If friction begets heat, it's no wonder that they're still a hot ticket.
They've loved and loathed one another, been friends and enemies, both catalyzed and occasionally undermined by the intimacy that much of their catalog is posited upon.
"We are a group of great contradictions," notes Fleetwood Mac singer/guitarist Lindsey Buckingham in a conference call with journalists. "The members don't necessarily have any business being in a band together because the range of sensibilities is disparate."
True to Buckingham's words, Fleetwood Mac largely has traversed unpaved terrain for much of the band's existence, getting ensnared in their share of potholes.
And now, the blues-cum-pop changelings are back on the road for the first time in five years, drawn on tour in large part because of their dissatisfaction with their last outing together.
"I think that knowing that we did not succeed as well as we could have the last time we did an album and did a tour together, we did not succeed as well as we could have on a kind of an interpersonal level, that there was something to shoot for that was a little higher," Buckingham explains.
If their aspirations are a bit more pronounced these days, that's not all that's different with the band this go 'round.
For the first time in Fleetwood Mac's long, four-decade history, the band is touring without a new album, and you can practically hear the relief in Buckingham's voice as he speaks.
"It takes a little pressure off, not having to kind of reinvent anything this particular time," he says. "I think because of that, we are able to just look at the body of work and choose from that and then just have a little more fun with it than we would normally be able to have."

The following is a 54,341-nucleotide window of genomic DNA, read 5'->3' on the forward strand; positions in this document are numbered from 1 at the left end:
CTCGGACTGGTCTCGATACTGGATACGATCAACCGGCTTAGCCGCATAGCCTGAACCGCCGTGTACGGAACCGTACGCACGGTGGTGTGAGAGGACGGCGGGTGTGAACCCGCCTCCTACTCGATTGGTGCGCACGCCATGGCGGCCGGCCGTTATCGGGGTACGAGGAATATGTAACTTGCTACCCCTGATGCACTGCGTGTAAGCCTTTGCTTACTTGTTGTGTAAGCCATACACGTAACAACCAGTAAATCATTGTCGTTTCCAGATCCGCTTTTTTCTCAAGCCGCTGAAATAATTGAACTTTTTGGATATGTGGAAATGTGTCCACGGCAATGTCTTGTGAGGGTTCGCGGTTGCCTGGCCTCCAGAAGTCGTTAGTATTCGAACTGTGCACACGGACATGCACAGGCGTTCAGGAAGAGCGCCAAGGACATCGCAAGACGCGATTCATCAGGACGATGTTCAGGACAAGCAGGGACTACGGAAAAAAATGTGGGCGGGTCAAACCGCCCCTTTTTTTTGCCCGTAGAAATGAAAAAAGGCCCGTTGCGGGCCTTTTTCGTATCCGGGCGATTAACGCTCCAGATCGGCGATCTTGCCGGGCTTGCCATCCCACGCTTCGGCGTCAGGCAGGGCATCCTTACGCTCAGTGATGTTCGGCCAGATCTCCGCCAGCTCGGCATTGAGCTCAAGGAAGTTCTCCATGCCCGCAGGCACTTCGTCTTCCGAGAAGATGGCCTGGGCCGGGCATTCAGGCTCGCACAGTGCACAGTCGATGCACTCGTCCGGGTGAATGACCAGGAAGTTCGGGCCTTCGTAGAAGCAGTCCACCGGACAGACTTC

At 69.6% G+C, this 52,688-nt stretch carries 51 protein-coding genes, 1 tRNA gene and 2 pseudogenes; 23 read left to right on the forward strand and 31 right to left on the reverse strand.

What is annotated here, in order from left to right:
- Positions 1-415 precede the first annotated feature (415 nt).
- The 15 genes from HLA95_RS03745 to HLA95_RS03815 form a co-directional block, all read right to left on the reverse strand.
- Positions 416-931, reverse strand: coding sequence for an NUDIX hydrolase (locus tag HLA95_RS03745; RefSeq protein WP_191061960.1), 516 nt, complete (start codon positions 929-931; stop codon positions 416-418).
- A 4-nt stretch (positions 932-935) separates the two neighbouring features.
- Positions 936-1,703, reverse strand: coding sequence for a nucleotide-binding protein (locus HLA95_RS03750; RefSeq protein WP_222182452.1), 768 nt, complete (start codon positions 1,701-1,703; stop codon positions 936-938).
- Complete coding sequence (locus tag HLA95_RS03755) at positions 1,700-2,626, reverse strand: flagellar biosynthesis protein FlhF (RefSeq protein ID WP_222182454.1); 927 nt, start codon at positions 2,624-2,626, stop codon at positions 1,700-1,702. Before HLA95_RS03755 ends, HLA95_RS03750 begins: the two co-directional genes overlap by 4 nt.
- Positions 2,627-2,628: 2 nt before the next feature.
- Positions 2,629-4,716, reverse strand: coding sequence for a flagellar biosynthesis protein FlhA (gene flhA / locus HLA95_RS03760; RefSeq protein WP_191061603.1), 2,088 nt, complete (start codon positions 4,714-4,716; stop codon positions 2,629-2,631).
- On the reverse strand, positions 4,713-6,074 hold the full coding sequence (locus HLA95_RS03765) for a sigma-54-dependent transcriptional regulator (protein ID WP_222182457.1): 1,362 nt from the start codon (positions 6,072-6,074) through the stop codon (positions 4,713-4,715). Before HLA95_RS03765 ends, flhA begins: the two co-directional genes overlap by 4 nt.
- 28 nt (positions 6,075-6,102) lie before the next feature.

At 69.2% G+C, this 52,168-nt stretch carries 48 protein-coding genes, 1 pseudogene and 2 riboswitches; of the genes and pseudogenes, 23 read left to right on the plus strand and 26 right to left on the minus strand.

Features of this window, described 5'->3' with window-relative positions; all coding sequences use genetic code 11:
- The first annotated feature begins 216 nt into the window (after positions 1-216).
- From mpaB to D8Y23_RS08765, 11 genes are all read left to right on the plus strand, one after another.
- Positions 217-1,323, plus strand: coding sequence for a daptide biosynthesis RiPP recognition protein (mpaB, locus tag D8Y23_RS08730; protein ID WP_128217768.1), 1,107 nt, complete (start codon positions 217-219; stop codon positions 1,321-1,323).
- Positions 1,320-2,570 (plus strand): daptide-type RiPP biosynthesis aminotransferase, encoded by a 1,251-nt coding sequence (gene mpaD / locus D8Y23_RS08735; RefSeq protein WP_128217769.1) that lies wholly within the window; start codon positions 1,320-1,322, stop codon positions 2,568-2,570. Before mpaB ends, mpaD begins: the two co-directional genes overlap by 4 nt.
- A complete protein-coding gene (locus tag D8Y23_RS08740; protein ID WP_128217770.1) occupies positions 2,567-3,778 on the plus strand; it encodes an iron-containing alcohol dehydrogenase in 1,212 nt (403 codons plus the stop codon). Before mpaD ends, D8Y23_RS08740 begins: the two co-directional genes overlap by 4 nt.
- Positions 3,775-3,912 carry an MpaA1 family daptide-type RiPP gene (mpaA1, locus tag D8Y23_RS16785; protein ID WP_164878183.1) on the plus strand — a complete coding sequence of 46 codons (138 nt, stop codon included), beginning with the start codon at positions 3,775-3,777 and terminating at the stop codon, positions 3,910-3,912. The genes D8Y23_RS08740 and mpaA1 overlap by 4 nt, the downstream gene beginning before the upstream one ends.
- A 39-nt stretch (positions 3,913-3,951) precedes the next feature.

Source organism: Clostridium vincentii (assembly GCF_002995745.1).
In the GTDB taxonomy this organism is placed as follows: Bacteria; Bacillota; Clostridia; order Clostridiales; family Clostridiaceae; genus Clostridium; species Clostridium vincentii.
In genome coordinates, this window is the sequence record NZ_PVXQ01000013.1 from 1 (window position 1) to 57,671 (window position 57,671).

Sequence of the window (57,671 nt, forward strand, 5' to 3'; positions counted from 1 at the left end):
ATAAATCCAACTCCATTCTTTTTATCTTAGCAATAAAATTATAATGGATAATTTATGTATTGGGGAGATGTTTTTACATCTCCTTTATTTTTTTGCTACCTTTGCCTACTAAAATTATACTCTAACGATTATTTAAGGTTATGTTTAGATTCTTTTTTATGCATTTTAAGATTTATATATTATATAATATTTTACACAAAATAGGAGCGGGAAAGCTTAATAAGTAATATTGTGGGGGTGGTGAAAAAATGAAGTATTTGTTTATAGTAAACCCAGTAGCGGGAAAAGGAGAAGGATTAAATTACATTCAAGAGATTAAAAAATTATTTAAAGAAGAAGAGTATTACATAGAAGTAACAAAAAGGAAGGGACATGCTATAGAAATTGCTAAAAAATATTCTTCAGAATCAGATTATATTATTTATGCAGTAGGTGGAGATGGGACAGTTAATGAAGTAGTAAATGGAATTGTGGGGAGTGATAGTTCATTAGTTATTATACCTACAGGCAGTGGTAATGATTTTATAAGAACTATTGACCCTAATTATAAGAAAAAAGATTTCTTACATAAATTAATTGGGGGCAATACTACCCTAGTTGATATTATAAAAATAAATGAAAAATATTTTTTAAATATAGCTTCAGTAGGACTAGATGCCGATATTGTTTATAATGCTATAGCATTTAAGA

"Fun" being the operative word here, one not always synonymous with this once quarrelsome bunch.
But the group seems to be transitioning away from a lot of things, interpersonal tumult being just one of them.
Even though it's been a decade since singer Christine McVie departed the band, they're still getting accustomed to touring without her, and even toyed with bringing in Sheryl Crow to join them for this jaunt.
"We rented a studio, we hired a crew and we were ready to go in," singer Stevie Nicks recalls of attempting to work with Crow. "It was Mother's Day, it was her first Mother's Day as a mom, and she could not do it. And at that point she said, 'I'm going to have to pass.' And I said, 'I think you're making the right decision. You have a new baby. You have survived breast cancer and Lance Armstrong. I don't think this is the right thing for you.' "
Besides, Nicks knew that no one else was going to be able to come into the band and stabilize her sometimes rocky relationship with Buckingham, that the two would have to figure things out on their own.
"We really realized that there wasn't going to be another woman to come in this band that was going to fix our problems," Nicks says. "I was looking at it as a buffer between me and Lindsey. And Lindsey and I don't need a buffer, because certainly Sheryl Crow and not any other woman in this world is going to be able to get in the middle of Lindsey and me. So, the fact is, if Lindsey and I can't work out our problems by ourselves, we might as well throw in the towel."
And neither one of them is prepared to go there just yet.
Besides, there's no longer miles between them, just miles and miles of highway to be traveled.
"We've been down this road, a long, long road, and in some ways we know each other better than we know anybody else," Buckingham says. "We share things with each other that we've never shared with other people. And I think that we all want to dignify the road we've been down.
"I just think we all want to get to a place where we all feel that there's unity waiting in the wings," he continues. "I think that's one of the main meanings of what we're doing right now."
Contact reporter Jason Bracelin at jbracelin@ reviewjournal.com or 702-383-0476.